What does it do?
When we speak of wallets, in fact we speak mainly of a key store. On the one hand, wallets contain your collection of private keys used to sign your cryptocurrencies transactions. On the other hand, transactions are sent to public keys used a kind of destination address. As an additional service, several wallets display all transactions attached to these public keys.
Blockchains like Bitcoin do not behave like programmable blockchains, for example, like Ethereum. Ethereum transactions have a from attribute indicating the address sender. In the case of Bitcoin there is none. To uniquely identify the source of funds, the Interblockchain key store, supporting the Hierarchical Deterministic Key convention, allocates a key for each transaction. This key is part of a hierarchy of keys which can all be signed with a single private key. This way, it becomes possible to determine if funds from a particular transaction is effectively confirmed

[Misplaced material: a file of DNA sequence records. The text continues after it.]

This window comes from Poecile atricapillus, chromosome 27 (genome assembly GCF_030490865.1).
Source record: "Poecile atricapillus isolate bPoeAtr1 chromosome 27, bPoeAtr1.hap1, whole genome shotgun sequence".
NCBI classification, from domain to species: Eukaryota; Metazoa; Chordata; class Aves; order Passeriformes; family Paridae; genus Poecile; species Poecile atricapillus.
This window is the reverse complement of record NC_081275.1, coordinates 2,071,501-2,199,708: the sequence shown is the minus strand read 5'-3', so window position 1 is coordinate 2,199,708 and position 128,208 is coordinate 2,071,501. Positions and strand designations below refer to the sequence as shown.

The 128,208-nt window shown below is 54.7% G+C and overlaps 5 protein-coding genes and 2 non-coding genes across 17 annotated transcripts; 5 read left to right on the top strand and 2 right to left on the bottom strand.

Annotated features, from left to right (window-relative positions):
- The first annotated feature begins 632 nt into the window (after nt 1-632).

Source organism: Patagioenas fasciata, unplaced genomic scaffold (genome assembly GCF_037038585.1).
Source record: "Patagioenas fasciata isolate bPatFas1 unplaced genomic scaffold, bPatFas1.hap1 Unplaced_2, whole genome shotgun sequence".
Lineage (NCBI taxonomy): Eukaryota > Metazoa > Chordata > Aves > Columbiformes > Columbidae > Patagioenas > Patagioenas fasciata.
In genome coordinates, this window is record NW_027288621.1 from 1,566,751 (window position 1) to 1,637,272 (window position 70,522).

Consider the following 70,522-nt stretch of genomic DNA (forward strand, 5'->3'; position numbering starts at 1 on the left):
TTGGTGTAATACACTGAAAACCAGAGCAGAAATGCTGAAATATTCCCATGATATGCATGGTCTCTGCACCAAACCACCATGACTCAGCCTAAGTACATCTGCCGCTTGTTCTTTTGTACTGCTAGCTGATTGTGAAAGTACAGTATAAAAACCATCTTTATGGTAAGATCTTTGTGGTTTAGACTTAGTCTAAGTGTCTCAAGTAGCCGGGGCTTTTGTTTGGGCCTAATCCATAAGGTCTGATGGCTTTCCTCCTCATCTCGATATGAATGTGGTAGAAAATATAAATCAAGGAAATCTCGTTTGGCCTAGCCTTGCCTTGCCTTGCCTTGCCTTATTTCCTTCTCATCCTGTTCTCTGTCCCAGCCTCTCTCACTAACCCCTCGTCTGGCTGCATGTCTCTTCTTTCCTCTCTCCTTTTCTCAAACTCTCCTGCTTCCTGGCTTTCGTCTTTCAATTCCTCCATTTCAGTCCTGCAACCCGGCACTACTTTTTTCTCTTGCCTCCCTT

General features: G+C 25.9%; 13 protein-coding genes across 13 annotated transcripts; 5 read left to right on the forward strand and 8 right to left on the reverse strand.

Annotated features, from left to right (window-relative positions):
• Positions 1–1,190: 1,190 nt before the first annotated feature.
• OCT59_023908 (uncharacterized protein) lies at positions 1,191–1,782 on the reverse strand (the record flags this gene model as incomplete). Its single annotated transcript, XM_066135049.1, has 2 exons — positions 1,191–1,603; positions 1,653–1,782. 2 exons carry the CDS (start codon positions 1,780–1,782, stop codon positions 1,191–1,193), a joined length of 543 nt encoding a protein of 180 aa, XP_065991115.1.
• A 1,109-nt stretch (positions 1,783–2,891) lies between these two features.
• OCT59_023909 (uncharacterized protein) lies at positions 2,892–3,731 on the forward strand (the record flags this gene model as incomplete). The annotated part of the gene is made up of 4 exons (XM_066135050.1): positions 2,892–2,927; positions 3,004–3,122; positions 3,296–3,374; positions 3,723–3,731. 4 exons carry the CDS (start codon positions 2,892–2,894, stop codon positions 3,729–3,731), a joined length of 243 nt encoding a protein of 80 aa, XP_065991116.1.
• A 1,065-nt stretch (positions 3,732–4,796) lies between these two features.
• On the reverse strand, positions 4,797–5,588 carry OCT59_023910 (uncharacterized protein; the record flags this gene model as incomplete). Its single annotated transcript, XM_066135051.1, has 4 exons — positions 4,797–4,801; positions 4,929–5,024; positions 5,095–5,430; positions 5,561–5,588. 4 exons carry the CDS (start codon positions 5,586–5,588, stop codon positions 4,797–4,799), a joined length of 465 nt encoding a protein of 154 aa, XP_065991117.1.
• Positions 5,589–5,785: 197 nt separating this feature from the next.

In the illustration above, the ledger sends a request to the keyStore service through a REST API, more particularly, an HTTP GET as illustrated below. The service returns an address uniquely associated to a particular user (user ID) for a particular blockchain. A user ID can be associated to several blockchains.
The key store is part of SaaS (Software as a Service) interblockchain services. Users need to obtain an application ID to use blockchain services.